The theory behind using a bucket of quat to dip already washed, then gloved hands is that, in a very technicaly sense, gloves can be considered food-contact surfaces.

 

I've seen it done for gloves for RTE food handlers as well as for guys who are deboxing meat before they open the inner bag lining of the box.  In both instances the USDA was perfectly fine with it.

 

Dear Marshenko,

 

Thks yr feedback. Sounds suitably devious. :smile:

 

I also did a little more net searching on this topic so I can add a few nuggets. Relates primarily to the US scenario. There is some guesswork here and there so criticisms / comments welcome.

 

Frankly this subject appears to be a maze of  regulations / opinions, eg from CDC, WHO, USFDA, USDA. And a large miscellany  of commercial interpretations.

 

USDA, FDA seem to have similar basic, concepts regarding the use of hand sanitizers although FDA has, as far as I coud see, published considerably more explicit  requirements for acceptance, eg via the Food Code. I supppose this is a natural consequence of the “Drug” in FDA. (Maybe FDA acts as a technical support to USDA in this respect.)

 

For  starters,  this document attempts to overview the whole US regulatory spectrum and seems fairly accurate where I could compare data –

Attached File  hsan0 - ISSA, general guide to chemical cleaning product regulation.pdf   56.43KB   11 downloads

 

Here is a summary (hsan1) I found of the USDA classification system (ca. 2009). Appears rather cryptic inasmuch as actual compounds are "unspecified". Some changes may have subsequently been introduced –

Attached File  hsan1 - USDA sanitizer classification, 2009.png   258.48KB   0 downloads

The FDA viewpoint is described here –

Attached File  hsan2 - foodhandler, Hand hygiene.pdf   2.2MB   22 downloads

Attached File  hsan3 - ifsa, international flight services organisation.pdf   1.06MB   12 downloads

 

Within the above jungle,  there is a vast array of competing commercial products, all  claiming to possess specific advantages regarding the fulfilment of (varying) requirements. Here are one pro-quat and one anti- quat documents as examples.

Attached File  hsan4 - Fire-Soaps-Hand-and-Skin-Sanitizer-Data-Sheet.pdf   369.52KB   8 downloads

 

Attached File  hsan5 - alcohol vs non-alcohol based hand sanitizers.pdf   659.35KB   10 downloads

 

As a neutral viewpoint, here is the WHO’s opinion (2009) on quaternary hand sanitisers and other competitors –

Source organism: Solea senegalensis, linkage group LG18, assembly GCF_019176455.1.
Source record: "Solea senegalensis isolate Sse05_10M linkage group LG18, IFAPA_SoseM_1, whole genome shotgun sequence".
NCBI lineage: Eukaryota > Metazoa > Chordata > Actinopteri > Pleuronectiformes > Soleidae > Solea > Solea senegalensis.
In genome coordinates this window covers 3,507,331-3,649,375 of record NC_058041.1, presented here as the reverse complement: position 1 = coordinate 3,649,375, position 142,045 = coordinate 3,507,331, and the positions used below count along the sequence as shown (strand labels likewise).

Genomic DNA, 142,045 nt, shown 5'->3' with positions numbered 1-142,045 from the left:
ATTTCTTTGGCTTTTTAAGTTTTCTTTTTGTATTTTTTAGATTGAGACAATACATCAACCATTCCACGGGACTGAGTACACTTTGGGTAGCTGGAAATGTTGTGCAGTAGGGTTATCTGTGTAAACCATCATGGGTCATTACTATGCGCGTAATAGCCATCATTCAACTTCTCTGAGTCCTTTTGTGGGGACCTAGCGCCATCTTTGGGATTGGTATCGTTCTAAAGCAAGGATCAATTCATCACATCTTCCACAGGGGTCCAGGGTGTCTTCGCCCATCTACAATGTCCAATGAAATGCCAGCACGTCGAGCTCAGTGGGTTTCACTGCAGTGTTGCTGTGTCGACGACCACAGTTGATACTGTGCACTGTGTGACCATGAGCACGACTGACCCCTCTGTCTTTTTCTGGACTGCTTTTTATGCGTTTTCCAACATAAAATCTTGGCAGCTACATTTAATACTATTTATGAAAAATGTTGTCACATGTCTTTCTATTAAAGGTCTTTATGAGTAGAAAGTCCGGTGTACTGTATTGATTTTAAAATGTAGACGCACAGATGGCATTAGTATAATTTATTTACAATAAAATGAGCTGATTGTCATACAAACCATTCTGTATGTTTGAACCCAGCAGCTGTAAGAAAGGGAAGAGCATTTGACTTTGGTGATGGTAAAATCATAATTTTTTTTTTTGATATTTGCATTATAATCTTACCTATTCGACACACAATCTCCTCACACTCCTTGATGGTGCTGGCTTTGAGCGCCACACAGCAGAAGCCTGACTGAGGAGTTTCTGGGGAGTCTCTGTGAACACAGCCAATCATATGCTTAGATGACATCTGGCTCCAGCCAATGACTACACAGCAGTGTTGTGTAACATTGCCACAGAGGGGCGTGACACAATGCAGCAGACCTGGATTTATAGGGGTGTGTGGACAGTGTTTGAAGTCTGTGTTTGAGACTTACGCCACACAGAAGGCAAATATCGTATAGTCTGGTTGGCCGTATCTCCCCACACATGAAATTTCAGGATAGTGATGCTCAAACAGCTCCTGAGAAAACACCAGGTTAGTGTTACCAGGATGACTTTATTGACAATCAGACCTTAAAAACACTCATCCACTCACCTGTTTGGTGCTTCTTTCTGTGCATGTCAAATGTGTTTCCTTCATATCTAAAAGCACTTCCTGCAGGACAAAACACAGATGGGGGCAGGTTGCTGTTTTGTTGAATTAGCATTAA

Attached File  hsan6 - WHO guidelines hand hygiene in health care,2009.pdf   4.22MB   14 downloads

(see Pg35 et seq)

Although hsan6 is primarily oriented to a health care context some of the conclusions seem  disappointing  in view of all the efforts to promote quats for hand sanitisers in  food  manufacturing systems, eg

 

QACs are primarily bacteriostatic and fungistatic, although they are microbicidal against some organisms at high concentrations.

 

In 1994, the FDA TFM tentatively classified benzalkonium chloride and benzethonium chloride as Category IIISE active agents (insufficient data to classify as safe and effective for use as an antiseptic handwash).  Further evaluation of these agents by the FDA is in progress.

(maybe it has since been completed!)

 

A recent clinical study performed among surgical ICU HCWs found that cleaning hands with antimicrobial wipes containing a QAC was almost as effective as handwashing with plain soap and water, and that both were significantly less effective than decontaminating hands with an alcohol-based handrub.

 

Finally one more random, semi-pictorial, Canadian viewpoint, (happened to be anti-quat)  -

 

Attached File  hsan7 - DoBugsNeedDrugs five-minute-tips.pdf   3.65MB   9 downloads

 

Actually the Canadian scenario looks equally, if not more, confused than USA –

http://www.healthycl...sh/D S_pub.html

 

I do wonder if the recent European developments already mentioned will have any US impact.

 

Rgds / Charles,C


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Kind Regards,

 

Charles.C


#15 Charles.C

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Posted 01 February 2014 - 02:06 PM

Dear All,

 

This is addenda to previous post regarding USDA hand sanitizers. Seems that I missed a portion  of  USDA’s history so my initial comments, eg hsan1, not the whole picture. Sorry about that.

 

Apparently FSIS’s program for the approval of nonfood compounds and proprietary substances for use in meat and poultry establishment ceased in 1999.